If you’re a coder and are interested in the direction I am going with the next version of my popular Viper’s Video Quicktags plugin, I have committed what I have so far to the WordPress.org plugin SVN repository.
Please note that this is not production ready code. It’s still a proof of concept at this point basically where I am just writing ugly code in an effort to get the functionality there so I can test it. Large portions of it aren’t even coded yet (FLV support for example).
I’m only sharing it for anyone who builds on top of my plugin or whatnot with their own code. Everyone else shouldn’t bother looking at it. 🙂
Hey! Are you going to replace JW Player on this new release? Can’t wait!
Yes, it’ll be replaced with Flowplayer with the option to continue using JW Player (which will no longer be bundled).
Using Flowplayer in a WordPress plugin could be problematic.
WordPress plugins, in as far as they are considered derivative works of WordPress, must use the same licence as WordPress, GPLv2.
Flowplayer is published under the GPLv3, which is not compatible with the GPLv2.
I guess I’ll
dualsplit license my plugin under GPLv2 and GPLv3 then. 🙂
A bit weird, but it’s following the law and the spirit of the WordPress license (I think).
So it turns out that WordPress isn’t really GPLv2, it’s just “GPL”.
See discussion here, specifically Mark’s comment:
I think I’m going just distribute my plugin with Flowplayer. It may be GPLv2 incompatible, but it’s certainly GPL compatible (obviously). Plus I’m not really building on top of it’s code or hooking into it from a code perspective. You could remove Flowplayer from my plugin and it’d still function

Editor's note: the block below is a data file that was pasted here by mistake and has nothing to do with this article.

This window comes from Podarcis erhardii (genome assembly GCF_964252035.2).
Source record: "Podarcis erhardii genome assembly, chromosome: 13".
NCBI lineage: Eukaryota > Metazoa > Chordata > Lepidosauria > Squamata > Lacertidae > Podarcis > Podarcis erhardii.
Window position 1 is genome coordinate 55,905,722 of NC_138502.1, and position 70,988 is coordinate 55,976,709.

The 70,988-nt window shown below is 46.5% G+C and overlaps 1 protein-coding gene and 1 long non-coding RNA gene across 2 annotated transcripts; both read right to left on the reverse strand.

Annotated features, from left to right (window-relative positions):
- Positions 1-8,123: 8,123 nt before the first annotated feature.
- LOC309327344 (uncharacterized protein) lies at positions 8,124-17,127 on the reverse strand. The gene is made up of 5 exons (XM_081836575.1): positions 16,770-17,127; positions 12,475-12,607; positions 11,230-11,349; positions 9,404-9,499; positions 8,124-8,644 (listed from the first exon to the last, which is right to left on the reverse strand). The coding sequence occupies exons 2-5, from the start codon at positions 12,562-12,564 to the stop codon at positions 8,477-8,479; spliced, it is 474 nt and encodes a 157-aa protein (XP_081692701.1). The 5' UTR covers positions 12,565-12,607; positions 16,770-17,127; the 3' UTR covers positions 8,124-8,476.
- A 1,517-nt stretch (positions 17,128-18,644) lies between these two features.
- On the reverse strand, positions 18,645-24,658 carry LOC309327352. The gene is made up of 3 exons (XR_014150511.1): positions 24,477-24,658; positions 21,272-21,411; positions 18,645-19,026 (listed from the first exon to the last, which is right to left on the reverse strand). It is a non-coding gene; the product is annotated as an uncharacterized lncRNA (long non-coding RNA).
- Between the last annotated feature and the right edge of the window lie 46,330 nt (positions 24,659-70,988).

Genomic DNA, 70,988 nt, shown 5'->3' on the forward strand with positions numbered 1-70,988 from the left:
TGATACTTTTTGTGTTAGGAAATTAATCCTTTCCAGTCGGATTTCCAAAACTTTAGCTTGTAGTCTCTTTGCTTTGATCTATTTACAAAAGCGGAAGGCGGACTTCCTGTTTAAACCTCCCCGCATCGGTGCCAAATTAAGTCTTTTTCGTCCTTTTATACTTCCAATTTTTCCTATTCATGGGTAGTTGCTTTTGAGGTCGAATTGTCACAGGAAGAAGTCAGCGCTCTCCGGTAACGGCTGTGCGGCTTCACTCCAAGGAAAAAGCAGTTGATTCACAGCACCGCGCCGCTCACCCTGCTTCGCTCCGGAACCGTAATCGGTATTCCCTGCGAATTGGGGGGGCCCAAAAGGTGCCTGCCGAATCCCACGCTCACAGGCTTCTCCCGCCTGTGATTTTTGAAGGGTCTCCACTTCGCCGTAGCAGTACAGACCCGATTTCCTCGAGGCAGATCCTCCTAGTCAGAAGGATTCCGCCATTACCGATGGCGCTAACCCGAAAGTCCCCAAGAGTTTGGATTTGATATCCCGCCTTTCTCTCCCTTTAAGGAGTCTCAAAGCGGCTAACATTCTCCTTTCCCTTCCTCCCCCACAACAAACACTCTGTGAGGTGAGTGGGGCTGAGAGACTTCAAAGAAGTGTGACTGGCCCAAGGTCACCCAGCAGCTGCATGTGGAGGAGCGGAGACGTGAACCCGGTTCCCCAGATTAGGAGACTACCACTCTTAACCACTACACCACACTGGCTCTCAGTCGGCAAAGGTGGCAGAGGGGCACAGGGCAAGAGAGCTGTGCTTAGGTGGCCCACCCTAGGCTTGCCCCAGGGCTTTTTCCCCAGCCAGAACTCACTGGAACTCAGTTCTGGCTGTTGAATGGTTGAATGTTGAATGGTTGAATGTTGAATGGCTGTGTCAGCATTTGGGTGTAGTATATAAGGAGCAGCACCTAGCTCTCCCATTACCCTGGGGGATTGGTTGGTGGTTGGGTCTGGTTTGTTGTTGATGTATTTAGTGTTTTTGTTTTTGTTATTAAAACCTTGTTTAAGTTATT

100% correctly(you’d just get some browser 404’s and such).
I think it’s not that simple. In my understanding, you cannot use GPLv3 code at all in software released under the GPLv2.
And I think that’s what the official GPL FAQ says too: http://www.gnu.org/licenses/gpl-faq.html
At the bottom of the page there is a detailed compatibility matrix. Its anwswers for our pair, GPLv2+GPLv3, are:
“I want to release a project under GPLv2 only” AND “I want to copy code under GPLv3”: NO
“I want to release a project under GPLv2 only” AND I want to use a library under GPLv3”: NO
Now, from a practical point of view, probably no one will object if you use Flowplayer in the plugin. Theoretically you could have problems with WordPress Extend, but I have seen lots of plugins in WordPress Extend using licences incompatible with the GPLv2. Not only GPLv3 (which many people think is compatible with GPLv2), but also various incompatible CC licences (not all CC licences are compatible with the GPLv2), and also licences blatantly incompatible with the GPLv2.
I hope I am not making you too unhappy with my comments. 🙂 Personally, I find free software licences an exciting topic (mainly because of their contribution to the growth of so much software we use daily in all kinds of machines and devices), but some of them can be a cause of frustration sometimes. 🙂
No no no, it’s quite interesting. This mess is annoying, but that’s not your fault. 🙂
When I add start code in the URL with YouTube videos, the plugin is not functioning.
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